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Mock Offseason

Discussion in 'Draft Talk' started by AmishMafia, Jan 23, 2019.

  1. Pokerbrat2000

    Pokerbrat2000 Opinions are like A-holes, we all have one.

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    Agreed and as you said, it all boils down to the Simple Economics of running a business. Which is the hardest pill, of being a fan of Pro Sports, that I find myself having to continually swallow, while trying to ignore its bitter aftertaste. That pill being the Economics of a business that has inflated itself to a position of being insanely off the charts of reasonable economics when compared to the economics of life outside of it.
     
  2. elcid

    elcid Cheesehead

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    Touche, and agreed. However this also boils down to simple economics. There is a lot of viewer demand for quality football (compared to another extreme sport like say snowboarding), and only a strict number of people can provide this adequately on the highest level. Any individual will try to maximize their utility, and due to the scarcity of their skills these people have a way better bargaining position in achieving just that. Sad but true.
     
  3. Dantés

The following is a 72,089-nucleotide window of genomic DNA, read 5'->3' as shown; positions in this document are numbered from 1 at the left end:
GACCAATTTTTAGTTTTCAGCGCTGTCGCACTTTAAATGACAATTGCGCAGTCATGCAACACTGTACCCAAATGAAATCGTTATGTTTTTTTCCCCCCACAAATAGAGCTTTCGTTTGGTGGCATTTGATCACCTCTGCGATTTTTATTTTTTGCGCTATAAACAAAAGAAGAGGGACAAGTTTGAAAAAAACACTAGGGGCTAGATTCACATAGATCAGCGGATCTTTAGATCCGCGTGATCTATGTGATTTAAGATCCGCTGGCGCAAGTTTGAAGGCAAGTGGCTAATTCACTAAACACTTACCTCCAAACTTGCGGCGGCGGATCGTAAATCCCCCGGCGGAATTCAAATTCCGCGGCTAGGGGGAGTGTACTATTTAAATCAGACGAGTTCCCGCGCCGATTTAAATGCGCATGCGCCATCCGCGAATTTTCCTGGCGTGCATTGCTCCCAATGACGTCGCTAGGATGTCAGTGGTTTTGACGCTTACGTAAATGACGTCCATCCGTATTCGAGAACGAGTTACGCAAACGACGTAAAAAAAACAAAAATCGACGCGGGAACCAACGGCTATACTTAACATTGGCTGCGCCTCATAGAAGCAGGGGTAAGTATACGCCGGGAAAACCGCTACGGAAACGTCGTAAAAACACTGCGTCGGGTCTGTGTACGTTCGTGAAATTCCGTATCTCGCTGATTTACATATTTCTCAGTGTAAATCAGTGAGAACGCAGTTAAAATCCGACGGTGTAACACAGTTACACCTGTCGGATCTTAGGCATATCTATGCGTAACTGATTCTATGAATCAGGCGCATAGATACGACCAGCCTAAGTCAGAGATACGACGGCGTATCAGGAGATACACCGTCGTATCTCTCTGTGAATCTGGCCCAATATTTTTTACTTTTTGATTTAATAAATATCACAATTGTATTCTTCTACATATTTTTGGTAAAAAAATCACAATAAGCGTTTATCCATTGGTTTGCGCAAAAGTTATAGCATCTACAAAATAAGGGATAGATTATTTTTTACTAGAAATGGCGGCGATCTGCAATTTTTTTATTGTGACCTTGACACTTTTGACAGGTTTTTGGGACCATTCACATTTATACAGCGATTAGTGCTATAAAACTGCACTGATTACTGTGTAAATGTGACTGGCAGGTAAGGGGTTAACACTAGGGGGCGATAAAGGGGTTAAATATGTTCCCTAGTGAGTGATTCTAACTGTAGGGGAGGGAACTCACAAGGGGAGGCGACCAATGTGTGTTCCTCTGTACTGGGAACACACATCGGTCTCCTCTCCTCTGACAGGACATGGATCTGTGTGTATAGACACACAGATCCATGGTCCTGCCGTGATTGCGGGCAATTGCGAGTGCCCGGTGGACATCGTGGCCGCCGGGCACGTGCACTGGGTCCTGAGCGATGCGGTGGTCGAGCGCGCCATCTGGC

Dantés Gute Loot

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    I would gently correct something here.

    The NFL as a business has not inflated itself. The free market, with us consumers being the driving force behind it, has inflated it.
     
    Last edited: Apr 25, 2019
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  4. Pokerbrat2000

    Pokerbrat2000 Opinions are like A-holes, we all have one.

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    No doubt and you are both correct, the 3 major Sports organizations; NFL, MLB and NBA have achieved their success due to producing a great product and the eagerness of its fans to support it. However, the participants of those organizations did have a part in raising ticket prices, big media contracts, getting cities to pay for stadiums, etc. As a good friend of mine always reminds me "hey, whatever the market will bare".
     
  5. captainWIMM

    captainWIMM Cheesehead

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    You're correct that there's no way to change my mind on Crosby. While I agree there are no guarantees a rookie kicker would perform on the same level as Mason it's more likely to find an adequate replacement for a below average kicker than at most other positions on a football team.

    Tucker has been an elite kicker for most of his career though.

    The NFL will continue to do so as long as customers pay for their product.
     
  6. Dantés

    Dantés Gute Loot

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    I don't want to get too deep in the weeds here, but let me just suggest a hypothetical...

    Say the NFL actually actively tried to limit the size of their business. Knowing the market would bear more, they charged less, especially to the fans, for things like tickets, merchandise, and online viewing. What would happen?

    Well, one thing that would happen is that everyone would make less money, including the players. Another thing that would happen is that alternative leagues would pop up to tap into that extra money out there that was not being spent on the NFL.